- By Darren Thompson
LAVEEN, AZ—On Thursday, the Gila River Indian Community (GRIC) hosted Vice President Kamala Harris’s first visit to Indian Country at the Gila Crossing Indian School.
It was Harris’s first to Indian Country as the Vice President and the first by a sitting Vice President in United States history.
“Representation matters,” said Junior Miss Gila River Sinica Sunflower Jackson, who was one of the people introducing Harris. “I have the privilege of welcoming one of my role models to the community.”
U.S. Assistant Secretary of Interior Bryan Newland and GRIC Governor Stephen Lewis also introduced the Vice President, touting the historic investments to Indian Country made by the Biden-Harris Administration.
In his introductions, Newland said that the Biden-Harris Administration has invested more than $45 billion since the beginning of the administration in 2021. Newland said that the amount invested by the administration comprises 15 years of funding for the Bureau of Indian Affairs, the federal agency he oversees.
“This administration has taken partnership to a whole new level, bringing Tribes generally to the table and working with us on important business,” said Lewis in his introduction. “Here in the community, I can easily point to our successful partnership. From federal funding to new investments in buildings like this one, this school, with more to come.”
Harris took the stage and announced the administration’s commitment to strengthening tribal sovereignty and self-determination. She said that the relationship between the federal government and Tribal Nations is sacred and acknowledged the contributions of American Indian people in the country’s armed forces.
“President Joe Biden and I believe that the bonds between our nations are sacred,” she said. “We believe we have a duty to safeguard those bonds, to honor tribal sovereignty and to ensure Tribal self-determination.”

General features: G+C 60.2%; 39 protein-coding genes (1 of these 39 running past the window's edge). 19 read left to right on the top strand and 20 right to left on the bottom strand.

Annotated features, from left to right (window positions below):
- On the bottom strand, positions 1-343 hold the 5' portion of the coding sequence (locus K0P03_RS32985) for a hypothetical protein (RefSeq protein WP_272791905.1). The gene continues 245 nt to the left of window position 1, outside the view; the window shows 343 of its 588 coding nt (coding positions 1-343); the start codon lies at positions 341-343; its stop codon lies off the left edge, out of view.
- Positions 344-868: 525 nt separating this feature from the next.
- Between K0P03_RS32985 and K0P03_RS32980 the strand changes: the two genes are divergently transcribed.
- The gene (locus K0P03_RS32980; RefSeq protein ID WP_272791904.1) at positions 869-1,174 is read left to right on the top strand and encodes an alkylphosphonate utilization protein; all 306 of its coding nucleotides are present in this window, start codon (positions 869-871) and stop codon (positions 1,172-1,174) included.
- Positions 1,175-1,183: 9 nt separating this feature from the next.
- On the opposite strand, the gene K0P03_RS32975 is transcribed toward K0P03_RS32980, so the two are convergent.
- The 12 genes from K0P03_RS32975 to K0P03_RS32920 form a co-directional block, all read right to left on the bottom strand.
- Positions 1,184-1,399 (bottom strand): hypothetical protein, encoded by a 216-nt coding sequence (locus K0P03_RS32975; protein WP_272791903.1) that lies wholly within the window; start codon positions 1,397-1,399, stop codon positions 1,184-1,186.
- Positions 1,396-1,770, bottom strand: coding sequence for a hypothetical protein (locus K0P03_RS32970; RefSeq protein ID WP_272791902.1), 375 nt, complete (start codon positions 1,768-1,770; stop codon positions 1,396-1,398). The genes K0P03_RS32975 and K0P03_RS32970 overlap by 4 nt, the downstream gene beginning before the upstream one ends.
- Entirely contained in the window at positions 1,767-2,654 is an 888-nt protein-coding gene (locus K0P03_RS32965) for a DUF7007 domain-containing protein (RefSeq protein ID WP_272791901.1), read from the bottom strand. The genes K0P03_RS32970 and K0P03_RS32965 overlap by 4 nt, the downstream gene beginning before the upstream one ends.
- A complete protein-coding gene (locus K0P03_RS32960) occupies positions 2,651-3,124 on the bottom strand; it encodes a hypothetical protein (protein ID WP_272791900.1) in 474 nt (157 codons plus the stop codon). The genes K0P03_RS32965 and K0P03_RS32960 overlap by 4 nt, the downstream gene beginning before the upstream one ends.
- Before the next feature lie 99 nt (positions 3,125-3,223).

In an effort to address disparities that exist across Indian Country, the Vice President spoke on historic investments made by the administration, including more than $500 million in tribal entrepreneurship and small businesses in tribal communities.
“Disparities are a result of centuries of broken treaties, harmful assimilation policies, displacement, dispossession and violence,” Harris said.
She also spoke of investments in Tribal communities to support fund Native-led climate resiliency efforts.
“That is why we are investing billions of dollars to help fund Native-led—not Native-consulted — climate resiliency efforts,” Harris said.
Earlier this year, the Biden-Harris administration announced that the Gila River Indian Community would be receiving $83 million from the Bipartisan Infrastructure Act for a pipeline that would move water from the reservation to its Pima-Maricopa Irrigation Project Facility. Officials have said that the project will help conserve an additional 20,000 acre-feet of water from the Colorado River. Harris visited the project location after her visit to the community school.
Harris also spoke of the recent Supreme Court decision that upheld the Indian Child Welfare Act, sharing her former experience working as an attorney for the San Francisco District Attorney’s Office and the Attorney General of the state of California. She advised the community to be vigilant because attacks on tribal sovereignty will continue.
“We are building a better future for this generation and the next seven generations to come,” Harris said.
Since taking office, the Biden-Harris Administration has worked closely with Tribal leaders and relaunched the White House Tribal Nations Summit, which was initially launched during the Obama Administration and ceased during the Trump Administration.
A crowd of more than 800 people attended Harris’s scheduled visit, including leaders from all 22 Arizona based Tribes, with presentations by local youth dignitaries, including Jr. Miss Gila River Sineca Sunflower Jackson and Miss Gila River Lehua Lani Dosela, who sang the National Anthem in the O’odham language. A cultural display of song and dance was demonstrated by the Maricopa Bird Singers and a youth group from the Gila River Indian Community.
Robert Miguel, Ak-Chin Indian Community's Tribal Chairman, said the event was “wonderful” to Native News Online. “I’m really glad we were invited to witness this,” he said.
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